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Volume 2, Issue 2, December 2018, Page: 23-26
A Case of Classical ‘SCIWORA’ in an Adult Following Trivial Trauma
Toivo Hasheela, Neurosurgery Unit, Department of Surgery, University of Zimbabwe, Harare, Zimbabwe
Aaron Musara, Neurosurgery Unit, Department of Surgery, University of Zimbabwe, Harare, Zimbabwe
Received: Aug. 8, 2018;       Accepted: Sep. 11, 2018;       Published: Oct. 17, 2018
DOI: 10.11648/j.ijn.20180202.11      View  691      Downloads  67
Spinal cord injury without radiographic abnormality (SCIWORA) is a well-documented finding in the paediatric population age groups, however in adults it is a rare occurrence. This case report gives an account of a case of an adult patient in whom a diagnosis of cervical SCIWORA was made and confirmed by MRI, following, seemingly, trivial trauma. A 46 year old man jumped from a small bridge, landed on his feet and fell backwards, immediately thereafter could no longer move or feel his trunk and limbs. Upon neurological assessment, he was found to have spastic quadriparesis, sensory level of C4, as well as bowel and bladder dysfunction. CT scan did not reveal any abnormalities; however MRI demonstrated spinal cord signal changes consistent with spinal cord contusion. Patient was managed conservatively in a rigid cervical collar, as well as per local protocols for the management of quadriplegia. He however eventually succumbed to respiratory failure compounded by aspiration pneumonia. Although SCIWORA is rare in the adult population groups, it does occur and can lead to significant morbidity and high mortality rates. Therefore adult patients presenting with neurologic deficits and normal static radiographs and CT scans, on a background of any degree of trauma, be it trivial, should not be brushed off lightly but rather investigated further with dynamic radiographs and MRI.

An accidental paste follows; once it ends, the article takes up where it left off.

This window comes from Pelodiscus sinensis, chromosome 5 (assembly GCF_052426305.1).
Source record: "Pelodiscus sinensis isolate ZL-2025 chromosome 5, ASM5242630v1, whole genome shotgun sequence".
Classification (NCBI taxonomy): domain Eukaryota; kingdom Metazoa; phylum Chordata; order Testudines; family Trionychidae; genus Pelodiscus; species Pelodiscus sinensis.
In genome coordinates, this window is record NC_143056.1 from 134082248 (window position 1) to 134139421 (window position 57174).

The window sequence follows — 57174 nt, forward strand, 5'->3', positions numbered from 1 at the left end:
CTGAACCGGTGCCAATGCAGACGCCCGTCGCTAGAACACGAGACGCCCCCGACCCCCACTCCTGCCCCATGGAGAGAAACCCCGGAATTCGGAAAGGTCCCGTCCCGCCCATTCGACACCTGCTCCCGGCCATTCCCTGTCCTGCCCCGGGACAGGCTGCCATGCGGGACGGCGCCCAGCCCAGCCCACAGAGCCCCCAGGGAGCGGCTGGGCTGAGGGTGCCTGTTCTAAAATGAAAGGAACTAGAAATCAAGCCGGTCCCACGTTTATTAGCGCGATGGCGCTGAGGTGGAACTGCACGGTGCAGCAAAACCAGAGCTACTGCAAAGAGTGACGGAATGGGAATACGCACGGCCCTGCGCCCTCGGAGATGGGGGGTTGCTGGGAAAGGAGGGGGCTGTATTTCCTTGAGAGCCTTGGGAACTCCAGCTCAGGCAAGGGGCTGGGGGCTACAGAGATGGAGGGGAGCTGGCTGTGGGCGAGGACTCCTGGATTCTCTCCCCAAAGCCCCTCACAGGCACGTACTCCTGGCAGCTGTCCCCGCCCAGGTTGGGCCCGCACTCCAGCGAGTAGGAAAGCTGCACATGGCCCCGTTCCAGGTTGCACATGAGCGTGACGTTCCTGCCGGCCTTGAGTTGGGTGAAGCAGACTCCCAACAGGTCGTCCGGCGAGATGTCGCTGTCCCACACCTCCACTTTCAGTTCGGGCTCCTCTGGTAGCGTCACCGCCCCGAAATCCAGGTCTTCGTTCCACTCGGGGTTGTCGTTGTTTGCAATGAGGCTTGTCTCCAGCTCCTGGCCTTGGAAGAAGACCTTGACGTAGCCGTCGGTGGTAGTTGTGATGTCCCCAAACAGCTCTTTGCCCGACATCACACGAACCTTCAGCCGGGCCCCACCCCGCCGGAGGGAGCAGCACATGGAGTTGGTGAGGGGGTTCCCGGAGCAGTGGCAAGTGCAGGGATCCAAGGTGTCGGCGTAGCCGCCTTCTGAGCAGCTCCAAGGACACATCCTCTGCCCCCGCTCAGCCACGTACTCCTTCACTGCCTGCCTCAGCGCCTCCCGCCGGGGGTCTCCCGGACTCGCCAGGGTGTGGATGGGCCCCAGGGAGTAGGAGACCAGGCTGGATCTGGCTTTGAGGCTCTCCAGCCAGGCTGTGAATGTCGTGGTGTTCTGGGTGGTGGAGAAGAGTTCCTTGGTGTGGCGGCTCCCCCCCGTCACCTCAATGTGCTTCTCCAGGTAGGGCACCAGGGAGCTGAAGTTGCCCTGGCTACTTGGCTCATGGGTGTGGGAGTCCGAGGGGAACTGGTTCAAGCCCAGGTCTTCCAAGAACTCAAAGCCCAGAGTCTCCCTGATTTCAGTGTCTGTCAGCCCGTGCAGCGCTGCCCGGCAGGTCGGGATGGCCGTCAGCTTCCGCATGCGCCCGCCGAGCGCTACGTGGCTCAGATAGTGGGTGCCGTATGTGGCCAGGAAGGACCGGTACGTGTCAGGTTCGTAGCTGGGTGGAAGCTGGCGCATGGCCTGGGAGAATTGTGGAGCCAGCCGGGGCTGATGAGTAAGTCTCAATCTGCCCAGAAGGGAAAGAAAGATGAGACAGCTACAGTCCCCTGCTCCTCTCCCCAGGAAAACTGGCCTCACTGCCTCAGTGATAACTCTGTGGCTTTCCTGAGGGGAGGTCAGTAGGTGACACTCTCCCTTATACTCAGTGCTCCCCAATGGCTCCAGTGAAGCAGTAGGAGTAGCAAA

SCIWORA, Contusion, MRI, CT Scan, Static/Dynamic Radiographs
To cite this article
Toivo Hasheela, Aaron Musara, A Case of Classical ‘SCIWORA’ in an Adult Following Trivial Trauma, International Journal of Neurosurgery. Vol. 2, No. 2, 2018, pp. 23-26. doi: 10.11648/j.ijn.20180202.11
Copyright © 2018 Authors retain the copyright of this article.
This article is an open access article distributed under the Creative Commons Attribution License ( which permits unrestricted use, distribution, and reproduction in any medium, provided the original work is properly cited.
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